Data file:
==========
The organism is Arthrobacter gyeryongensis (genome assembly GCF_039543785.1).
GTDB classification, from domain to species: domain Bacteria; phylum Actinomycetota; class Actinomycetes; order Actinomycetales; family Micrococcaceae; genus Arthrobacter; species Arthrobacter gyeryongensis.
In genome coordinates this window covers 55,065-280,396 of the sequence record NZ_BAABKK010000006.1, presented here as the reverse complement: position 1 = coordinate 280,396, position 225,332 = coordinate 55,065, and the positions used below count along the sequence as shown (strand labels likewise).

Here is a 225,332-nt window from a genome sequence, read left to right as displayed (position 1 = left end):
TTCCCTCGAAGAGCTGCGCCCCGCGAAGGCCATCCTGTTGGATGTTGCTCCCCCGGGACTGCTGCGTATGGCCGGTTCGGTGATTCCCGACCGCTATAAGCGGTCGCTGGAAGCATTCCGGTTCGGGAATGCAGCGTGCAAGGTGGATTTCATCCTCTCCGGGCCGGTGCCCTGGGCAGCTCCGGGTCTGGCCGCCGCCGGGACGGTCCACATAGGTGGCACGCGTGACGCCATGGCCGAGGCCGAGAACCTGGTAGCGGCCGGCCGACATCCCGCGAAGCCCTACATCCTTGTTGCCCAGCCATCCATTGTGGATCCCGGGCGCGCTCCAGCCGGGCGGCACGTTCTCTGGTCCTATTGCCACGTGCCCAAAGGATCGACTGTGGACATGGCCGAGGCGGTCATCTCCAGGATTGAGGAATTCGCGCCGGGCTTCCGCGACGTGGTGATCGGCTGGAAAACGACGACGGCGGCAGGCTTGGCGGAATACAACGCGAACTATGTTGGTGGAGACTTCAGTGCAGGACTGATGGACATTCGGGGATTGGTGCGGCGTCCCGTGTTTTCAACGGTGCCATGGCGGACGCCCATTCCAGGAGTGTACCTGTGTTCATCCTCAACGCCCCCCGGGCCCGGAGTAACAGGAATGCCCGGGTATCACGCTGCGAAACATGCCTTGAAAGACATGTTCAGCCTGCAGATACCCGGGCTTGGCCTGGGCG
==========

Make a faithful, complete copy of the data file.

The organism is Arthrobacter gyeryongensis (genome assembly GCF_039543785.1).
GTDB classification, from domain to species: domain Bacteria; phylum Actinomycetota; class Actinomycetes; order Actinomycetales; family Micrococcaceae; genus Arthrobacter; species Arthrobacter gyeryongensis.
In genome coordinates this window covers 55,065-280,396 of the sequence record NZ_BAABKK010000006.1, presented here as the reverse complement: position 1 = coordinate 280,396, position 225,332 = coordinate 55,065, and the positions used below count along the sequence as shown (strand labels likewise).

Here is a 225,332-nt window from a genome sequence, read left to right as displayed (position 1 = left end):
TTCCCTCGAAGAGCTGCGCCCCGCGAAGGCCATCCTGTTGGATGTTGCTCCCCCGGGACTGCTGCGTATGGCCGGTTCGGTGATTCCCGACCGCTATAAGCGGTCGCTGGAAGCATTCCGGTTCGGGAATGCAGCGTGCAAGGTGGATTTCATCCTCTCCGGGCCGGTGCCCTGGGCAGCTCCGGGTCTGGCCGCCGCCGGGACGGTCCACATAGGTGGCACGCGTGACGCCATGGCCGAGGCCGAGAACCTGGTAGCGGCCGGCCGACATCCCGCGAAGCCCTACATCCTTGTTGCCCAGCCATCCATTGTGGATCCCGGGCGCGCTCCAGCCGGGCGGCACGTTCTCTGGTCCTATTGCCACGTGCCCAAAGGATCGACTGTGGACATGGCCGAGGCGGTCATCTCCAGGATTGAGGAATTCGCGCCGGGCTTCCGCGACGTGGTGATCGGCTGGAAAACGACGACGGCGGCAGGCTTGGCGGAATACAACGCGAACTATGTTGGTGGAGACTTCAGTGCAGGACTGATGGACATTCGGGGATTGGTGCGGCGTCCCGTGTTTTCAACGGTGCCATGGCGGACGCCCATTCCAGGAGTGTACCTGTGTTCATCCTCAACGCCCCCCGGGCCCGGAGTAACAGGAATGCCCGGGTATCACGCTGCGAAACATGCCTTGAAAGACATGTTCAGCCTGCAGATACCCGGGCTTGGCCTGGGCG